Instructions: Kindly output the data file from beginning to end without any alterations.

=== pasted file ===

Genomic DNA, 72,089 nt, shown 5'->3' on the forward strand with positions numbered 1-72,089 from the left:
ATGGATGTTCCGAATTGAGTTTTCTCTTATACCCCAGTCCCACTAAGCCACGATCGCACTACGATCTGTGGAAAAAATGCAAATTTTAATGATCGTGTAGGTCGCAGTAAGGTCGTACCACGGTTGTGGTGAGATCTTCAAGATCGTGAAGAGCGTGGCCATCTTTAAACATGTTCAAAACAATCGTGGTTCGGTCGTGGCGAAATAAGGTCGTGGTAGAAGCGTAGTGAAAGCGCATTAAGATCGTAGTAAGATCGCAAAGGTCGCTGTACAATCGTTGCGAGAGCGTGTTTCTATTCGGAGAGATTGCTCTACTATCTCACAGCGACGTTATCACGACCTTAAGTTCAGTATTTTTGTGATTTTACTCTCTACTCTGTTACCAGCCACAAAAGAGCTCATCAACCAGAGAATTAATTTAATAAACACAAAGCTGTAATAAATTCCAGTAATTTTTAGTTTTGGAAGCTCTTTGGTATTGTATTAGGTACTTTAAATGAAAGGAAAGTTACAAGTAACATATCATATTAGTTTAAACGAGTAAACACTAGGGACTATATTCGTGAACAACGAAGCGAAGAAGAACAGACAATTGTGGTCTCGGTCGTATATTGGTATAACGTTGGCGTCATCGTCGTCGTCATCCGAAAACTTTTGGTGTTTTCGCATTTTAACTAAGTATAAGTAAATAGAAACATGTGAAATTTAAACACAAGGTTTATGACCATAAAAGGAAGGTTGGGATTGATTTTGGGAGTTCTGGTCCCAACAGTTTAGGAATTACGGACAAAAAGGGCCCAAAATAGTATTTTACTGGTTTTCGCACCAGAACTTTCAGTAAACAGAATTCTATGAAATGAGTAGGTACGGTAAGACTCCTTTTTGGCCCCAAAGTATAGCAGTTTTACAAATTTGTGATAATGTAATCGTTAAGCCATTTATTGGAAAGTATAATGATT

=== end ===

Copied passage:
Genomic DNA, 72,089 nt, shown 5'->3' on the forward strand with positions numbered 1-72,089 from the left:
ATGGATGTTCCGAATTGAGTTTTCTCTTATACCCCAGTCCCACTAAGCCACGATCGCACTACGATCTGTGGAAAAAATGCAAATTTTAATGATCGTGTAGGTCGCAGTAAGGTCGTACCACGGTTGTGGTGAGATCTTCAAGATCGTGAAGAGCGTGGCCATCTTTAAACATGTTCAAAACAATCGTGGTTCGGTCGTGGCGAAATAAGGTCGTGGTAGAAGCGTAGTGAAAGCGCATTAAGATCGTAGTAAGATCGCAAAGGTCGCTGTACAATCGTTGCGAGAGCGTGTTTCTATTCGGAGAGATTGCTCTACTATCTCACAGCGACGTTATCACGACCTTAAGTTCAGTATTTTTGTGATTTTACTCTCTACTCTGTTACCAGCCACAAAAGAGCTCATCAACCAGAGAATTAATTTAATAAACACAAAGCTGTAATAAATTCCAGTAATTTTTAGTTTTGGAAGCTCTTTGGTATTGTATTAGGTACTTTAAATGAAAGGAAAGTTACAAGTAACATATCATATTAGTTTAAACGAGTAAACACTAGGGACTATATTCGTGAACAACGAAGCGAAGAAGAACAGACAATTGTGGTCTCGGTCGTATATTGGTATAACGTTGGCGTCATCGTCGTCGTCATCCGAAAACTTTTGGTGTTTTCGCATTTTAACTAAGTATAAGTAAATAGAAACATGTGAAATTTAAACACAAGGTTTATGACCATAAAAGGAAGGTTGGGATTGATTTTGGGAGTTCTGGTCCCAACAGTTTAGGAATTACGGACAAAAAGGGCCCAAAATAGTATTTTACTGGTTTTCGCACCAGAACTTTCAGTAAACAGAATTCTATGAAATGAGTAGGTACGGTAAGACTCCTTTTTGGCCCCAAAGTATAGCAGTTTTACAAATTTGTGATAATGTAATCGTTAAGCCATTTATTGGAAAGTATAATGATT